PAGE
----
Michael Jackson hit out at The Beatles and Elvis in letters revealing fury over racism in pop music

Michael Jackson hit out at The Beatles and Elvis in letters revealing fury over racism in pop music

MICHAEL Jackson rails against The Beatles and Elvis in unearthed letters — which show how racism fired him to superstardom.

The never-before-seen 1987 notes — written at the height of his fame — reveal the singer’s anger over racial inequality.

A controversial figure throughout his life and since his death in 2009, he accuses popular US magazines and music network MTV of shunning black entertainers.

Jacko even takes a swipe at white rock and roll stars, declaring “Elvis is NOT King” and vowing to show Bruce Springsteen “who’s boss”.

And in a shot at the Fab Four, he adds: “Yes these guys were good, but they weren’t better singers or dancers than the blacks.”

Jacko declares he will one day rule as ‘the King’, declaring: “I am not prejudice, it’s just time for the first Black King now.”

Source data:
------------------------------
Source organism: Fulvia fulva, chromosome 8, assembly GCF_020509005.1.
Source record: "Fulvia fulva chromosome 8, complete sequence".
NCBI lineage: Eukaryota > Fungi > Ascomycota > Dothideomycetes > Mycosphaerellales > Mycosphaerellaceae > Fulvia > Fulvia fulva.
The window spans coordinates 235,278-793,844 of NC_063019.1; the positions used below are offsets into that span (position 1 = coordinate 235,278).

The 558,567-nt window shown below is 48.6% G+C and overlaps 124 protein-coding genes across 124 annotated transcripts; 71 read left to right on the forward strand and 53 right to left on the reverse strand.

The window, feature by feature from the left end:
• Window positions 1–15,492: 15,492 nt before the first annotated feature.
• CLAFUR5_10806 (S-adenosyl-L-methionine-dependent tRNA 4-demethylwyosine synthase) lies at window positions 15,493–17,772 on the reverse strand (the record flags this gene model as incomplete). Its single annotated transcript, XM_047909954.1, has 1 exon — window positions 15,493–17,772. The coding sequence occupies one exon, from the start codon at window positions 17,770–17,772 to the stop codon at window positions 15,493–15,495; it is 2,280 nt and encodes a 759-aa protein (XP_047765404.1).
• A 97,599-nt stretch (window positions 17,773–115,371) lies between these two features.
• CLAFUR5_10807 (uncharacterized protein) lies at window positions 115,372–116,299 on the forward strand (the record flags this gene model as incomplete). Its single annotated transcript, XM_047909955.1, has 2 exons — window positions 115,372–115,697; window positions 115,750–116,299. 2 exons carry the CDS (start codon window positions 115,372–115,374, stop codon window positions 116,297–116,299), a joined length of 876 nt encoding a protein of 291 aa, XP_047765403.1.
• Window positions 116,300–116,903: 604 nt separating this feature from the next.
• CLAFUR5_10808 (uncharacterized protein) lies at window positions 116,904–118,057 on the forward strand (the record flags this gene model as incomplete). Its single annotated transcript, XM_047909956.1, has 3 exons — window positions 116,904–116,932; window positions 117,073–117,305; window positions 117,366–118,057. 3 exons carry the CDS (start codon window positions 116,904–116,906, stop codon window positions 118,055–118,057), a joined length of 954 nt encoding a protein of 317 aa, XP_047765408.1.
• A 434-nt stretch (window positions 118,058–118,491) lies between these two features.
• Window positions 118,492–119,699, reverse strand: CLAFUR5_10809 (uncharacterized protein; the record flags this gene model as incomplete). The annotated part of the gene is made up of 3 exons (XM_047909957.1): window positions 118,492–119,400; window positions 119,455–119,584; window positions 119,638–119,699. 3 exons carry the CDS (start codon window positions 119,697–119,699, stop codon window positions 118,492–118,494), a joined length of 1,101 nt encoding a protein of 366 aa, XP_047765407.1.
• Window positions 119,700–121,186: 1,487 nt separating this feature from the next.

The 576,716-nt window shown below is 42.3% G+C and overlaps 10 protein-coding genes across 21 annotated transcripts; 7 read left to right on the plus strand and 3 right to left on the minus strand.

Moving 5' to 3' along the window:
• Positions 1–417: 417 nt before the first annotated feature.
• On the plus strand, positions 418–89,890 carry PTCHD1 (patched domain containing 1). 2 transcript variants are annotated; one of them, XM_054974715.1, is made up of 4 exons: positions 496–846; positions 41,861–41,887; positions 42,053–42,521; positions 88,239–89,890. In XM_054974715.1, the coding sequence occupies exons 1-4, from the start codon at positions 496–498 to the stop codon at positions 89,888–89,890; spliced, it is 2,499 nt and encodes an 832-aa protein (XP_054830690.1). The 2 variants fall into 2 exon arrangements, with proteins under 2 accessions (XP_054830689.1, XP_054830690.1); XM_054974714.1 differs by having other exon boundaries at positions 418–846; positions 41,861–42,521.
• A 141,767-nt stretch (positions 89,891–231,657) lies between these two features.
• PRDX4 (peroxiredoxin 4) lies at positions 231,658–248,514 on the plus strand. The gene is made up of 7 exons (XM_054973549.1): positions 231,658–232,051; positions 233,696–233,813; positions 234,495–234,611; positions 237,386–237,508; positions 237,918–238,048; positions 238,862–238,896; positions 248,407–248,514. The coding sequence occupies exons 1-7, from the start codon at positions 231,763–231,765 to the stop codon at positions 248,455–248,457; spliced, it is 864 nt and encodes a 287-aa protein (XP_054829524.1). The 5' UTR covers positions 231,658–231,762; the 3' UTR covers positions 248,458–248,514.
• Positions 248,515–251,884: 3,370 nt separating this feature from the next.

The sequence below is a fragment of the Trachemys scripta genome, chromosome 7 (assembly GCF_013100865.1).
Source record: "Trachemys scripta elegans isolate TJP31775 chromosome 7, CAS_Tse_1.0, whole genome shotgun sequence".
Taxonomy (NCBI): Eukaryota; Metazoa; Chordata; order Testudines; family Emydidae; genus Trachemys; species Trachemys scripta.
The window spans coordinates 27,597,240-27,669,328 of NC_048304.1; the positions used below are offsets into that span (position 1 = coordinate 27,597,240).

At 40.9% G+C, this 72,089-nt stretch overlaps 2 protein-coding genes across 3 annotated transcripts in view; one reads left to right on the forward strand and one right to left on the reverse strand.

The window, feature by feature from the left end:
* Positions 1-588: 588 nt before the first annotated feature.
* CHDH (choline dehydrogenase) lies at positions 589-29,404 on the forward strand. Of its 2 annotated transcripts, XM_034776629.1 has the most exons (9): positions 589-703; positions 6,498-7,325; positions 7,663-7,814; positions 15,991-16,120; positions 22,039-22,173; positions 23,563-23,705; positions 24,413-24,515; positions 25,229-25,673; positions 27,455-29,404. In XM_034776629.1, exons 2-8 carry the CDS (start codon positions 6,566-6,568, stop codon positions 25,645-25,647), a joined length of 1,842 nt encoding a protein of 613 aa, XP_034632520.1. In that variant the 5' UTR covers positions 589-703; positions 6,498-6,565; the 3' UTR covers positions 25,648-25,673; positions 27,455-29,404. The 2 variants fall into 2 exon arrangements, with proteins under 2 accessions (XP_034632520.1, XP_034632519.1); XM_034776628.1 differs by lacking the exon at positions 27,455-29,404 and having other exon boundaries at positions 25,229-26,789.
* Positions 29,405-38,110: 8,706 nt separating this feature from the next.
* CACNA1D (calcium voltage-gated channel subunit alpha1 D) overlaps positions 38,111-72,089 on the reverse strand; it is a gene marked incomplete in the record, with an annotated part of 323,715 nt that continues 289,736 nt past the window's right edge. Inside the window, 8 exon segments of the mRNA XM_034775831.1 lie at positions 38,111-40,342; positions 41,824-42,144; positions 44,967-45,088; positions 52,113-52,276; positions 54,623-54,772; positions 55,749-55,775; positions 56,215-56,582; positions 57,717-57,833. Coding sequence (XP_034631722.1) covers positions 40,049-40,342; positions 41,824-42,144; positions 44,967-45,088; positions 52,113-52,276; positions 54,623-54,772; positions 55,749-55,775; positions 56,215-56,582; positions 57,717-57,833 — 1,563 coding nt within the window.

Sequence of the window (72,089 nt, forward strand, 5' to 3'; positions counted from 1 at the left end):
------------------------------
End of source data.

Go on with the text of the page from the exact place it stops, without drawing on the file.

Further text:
He rails against America’s racist Ku Klux Klan organisation and targets parents he fears are raising children to be prejudiced.

The Man In The Mirror songwriter reveals he had set himself a lofty target of selling 200million copies of 1982’s Thriller — to make him a role model for kids of all races.

He wrote: “My goal is to become so ‘Big’, so powerful. To become such a hero, to end prejudice.

"To make these little white kids love me by selling over 200,000,000 albums.

“Make them look up to me. I will change the world.”

Thriller is regarded as the biggest selling album of all time, but fell short of Jacko’s pledge, with an estimated 66million copies sold.

In a passage, attached to a June 1987 newspaper clipping about a Klan march in South Carolina, he vows to use his creativity to stop racism seeping into the next generation.

The troubled megastar, who collapsed and died aged 50 after suffering a cardiac arrest, ended his rambling thoughts with the message: “I want what’s fair. I want all races to love as one.”

One confidante said the singer removed the notes from his infamous Neverland ranch in California during police raids over child abuse allegations in 2003.

They were passed to a pal.

Our source said: “Michael trusted his friends more than his family, and he wanted his treasures to be in safe hands.”

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